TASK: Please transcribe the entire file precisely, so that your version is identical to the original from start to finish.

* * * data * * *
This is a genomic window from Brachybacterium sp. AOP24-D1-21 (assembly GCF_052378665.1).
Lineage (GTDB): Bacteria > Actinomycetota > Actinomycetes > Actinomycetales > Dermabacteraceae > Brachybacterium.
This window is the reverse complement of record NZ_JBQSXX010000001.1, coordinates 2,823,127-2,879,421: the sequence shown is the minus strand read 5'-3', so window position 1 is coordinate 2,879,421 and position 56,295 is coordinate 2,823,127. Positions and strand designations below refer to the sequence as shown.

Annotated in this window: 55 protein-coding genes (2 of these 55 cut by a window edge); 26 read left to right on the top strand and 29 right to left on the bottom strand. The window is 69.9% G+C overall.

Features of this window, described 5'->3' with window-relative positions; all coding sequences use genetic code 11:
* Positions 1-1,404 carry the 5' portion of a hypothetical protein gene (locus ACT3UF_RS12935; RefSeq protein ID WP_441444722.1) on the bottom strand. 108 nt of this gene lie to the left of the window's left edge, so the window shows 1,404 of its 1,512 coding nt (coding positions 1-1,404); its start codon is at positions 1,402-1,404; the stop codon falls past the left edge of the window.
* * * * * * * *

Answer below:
This is a genomic window from Brachybacterium sp. AOP24-D1-21 (assembly GCF_052378665.1).
Lineage (GTDB): Bacteria > Actinomycetota > Actinomycetes > Actinomycetales > Dermabacteraceae > Brachybacterium.
This window is the reverse complement of record NZ_JBQSXX010000001.1, coordinates 2,823,127-2,879,421: the sequence shown is the minus strand read 5'-3', so window position 1 is coordinate 2,879,421 and position 56,295 is coordinate 2,823,127. Positions and strand designations below refer to the sequence as shown.

Annotated in this window: 55 protein-coding genes (2 of these 55 cut by a window edge); 26 read left to right on the top strand and 29 right to left on the bottom strand. The window is 69.9% G+C overall.

Features of this window, described 5'->3' with window-relative positions; all coding sequences use genetic code 11:
* Positions 1-1,404 carry the 5' portion of a hypothetical protein gene (locus ACT3UF_RS12935; RefSeq protein ID WP_441444722.1) on the bottom strand. 108 nt of this gene lie to the left of the window's left edge, so the window shows 1,404 of its 1,512 coding nt (coding positions 1-1,404); its start codon is at positions 1,402-1,404; the stop codon falls past the left edge of the window.